Never Again: Cecil's Murder Should Mark an End to Trophy Hunting in Zimbabwe Forever
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In July 2015, a wealthy American hunter and his local guides lured Cecil, a well-known and beloved lion, off his nature preserve so that the lion could be killed for sport.
The brutality and heartlessness of this act has thrown into light the disgusting reality of trophy hunting and the devastating impact it has on animals and conservation efforts.
So long as the world's wealthy can pay to kill wildlife, whom conservationists work so hard to protect, there will continue to be more cases like Cecil. More animals will die just to stroke the vanity of rich hunters. People should not be permitted to kill Zimbabwe's spectacular wildlife for their amusement. It's sick and wrong.
It doesn't have to be this way.
If Zimbabwe stopped issuing hunting licenses, countless animals would be saved from untimely deaths.
Sign the petition asking the President of Zimbabwe; the Ministers of Environment, Water and Climate; the Permanent Secretary of Environment, Water and Climate; and the Minister of Tourism and Hospitality Industry to work together to ensure trophy hunting is banned forever in Zimbabwe.
To the President of Zimbabwe; the Ministers of Environment, Water and Climate; the Permanent Secretary of Environment, Water and Climate; and the Minister of Tourism and Hospitality Industry,
The murder of Cecil, a beloved and well-known lion, is the most recent case in a long line of trophy hunters coming to Zimbabwe to kill your nation's spectacular wildlife.
While there were many aspects of this case which makes this so-called hunt appear more like a case of poaching, there is one fact that cannot be disputed: that the man who killed Cecil paid $55,000 for a hunting permit, to undertake the hunt of a lion, which was granted to him by the government of Zimbabwe.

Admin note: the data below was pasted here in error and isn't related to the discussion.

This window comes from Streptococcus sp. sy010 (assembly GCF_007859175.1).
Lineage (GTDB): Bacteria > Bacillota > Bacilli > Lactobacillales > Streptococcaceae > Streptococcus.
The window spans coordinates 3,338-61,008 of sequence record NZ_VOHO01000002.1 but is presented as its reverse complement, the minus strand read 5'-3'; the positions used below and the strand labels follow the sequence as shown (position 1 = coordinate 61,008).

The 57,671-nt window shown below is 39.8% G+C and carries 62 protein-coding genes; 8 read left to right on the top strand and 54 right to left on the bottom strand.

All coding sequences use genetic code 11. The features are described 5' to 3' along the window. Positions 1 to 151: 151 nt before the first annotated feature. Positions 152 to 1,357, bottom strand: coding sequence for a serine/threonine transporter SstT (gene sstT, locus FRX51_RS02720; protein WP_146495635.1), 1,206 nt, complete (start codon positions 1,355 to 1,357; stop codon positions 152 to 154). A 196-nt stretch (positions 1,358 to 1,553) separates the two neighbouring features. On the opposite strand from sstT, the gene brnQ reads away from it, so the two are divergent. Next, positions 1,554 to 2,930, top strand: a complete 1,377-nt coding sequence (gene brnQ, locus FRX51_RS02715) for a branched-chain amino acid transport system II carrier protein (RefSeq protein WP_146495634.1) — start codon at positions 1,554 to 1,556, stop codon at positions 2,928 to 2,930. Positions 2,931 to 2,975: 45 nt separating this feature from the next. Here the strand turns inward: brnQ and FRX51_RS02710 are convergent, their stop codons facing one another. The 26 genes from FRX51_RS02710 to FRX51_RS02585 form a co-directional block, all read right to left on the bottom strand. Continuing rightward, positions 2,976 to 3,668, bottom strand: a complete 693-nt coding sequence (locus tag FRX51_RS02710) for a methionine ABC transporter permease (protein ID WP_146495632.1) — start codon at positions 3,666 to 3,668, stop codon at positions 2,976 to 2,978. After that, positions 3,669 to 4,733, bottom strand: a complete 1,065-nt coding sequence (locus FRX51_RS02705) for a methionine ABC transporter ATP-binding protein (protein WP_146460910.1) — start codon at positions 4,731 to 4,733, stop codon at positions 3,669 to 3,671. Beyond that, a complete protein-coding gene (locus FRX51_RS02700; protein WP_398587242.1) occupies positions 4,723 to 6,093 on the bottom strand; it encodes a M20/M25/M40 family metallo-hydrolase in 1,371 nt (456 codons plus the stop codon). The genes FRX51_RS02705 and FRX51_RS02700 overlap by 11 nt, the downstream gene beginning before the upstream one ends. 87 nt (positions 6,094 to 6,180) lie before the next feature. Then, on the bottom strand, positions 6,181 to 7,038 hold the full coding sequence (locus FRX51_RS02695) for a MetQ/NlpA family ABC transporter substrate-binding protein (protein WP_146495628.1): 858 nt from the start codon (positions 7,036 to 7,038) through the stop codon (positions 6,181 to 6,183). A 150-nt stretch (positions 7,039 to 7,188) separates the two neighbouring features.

Cecil's tragic death has shown that hunters will use any tactic necessary to kill the animals they want while maintaining a veneer of legality. Cecil was lured out of his preserve by a greedy and heartless hunter. This cannot be the first time something like this has occurred.
The Zimbabwe Agenda for Sustainable Socio-Economic Transformation (ZIMASSET) states that people have the right to use environmental goods and services for their benefit, but also have the responsibility to look after the environment to ensure that future generations are able to derive similar benefits. Trophy hunting violates the ZIMASSET because the barbaric practice does not safeguard Zimbabwe's natural resources for future generations. Trophy hunting is not sustainable. It is not good for the animals or the people of Zimbabwe, as countless studies have proven that wildlife is much more beneficial alive than slain for one person's amusement, even if the cost of hunting licenses are high.
The only way to truly protect Zimbabwe's wildlife and stand in solidarity with the conservationists working alongside you to protect what is, undeniably, your nation's biggest tourist attraction, is to stop issuing permits for trophy hunting at once.
You have the power to do this. You can turn Cecil's tragic death into a catalyst for positive change.
Only by taking this hard stance can you send a clear and powerful message: Zimbabwe's wildlife is not for sale, not at any price.
Thank you for your time,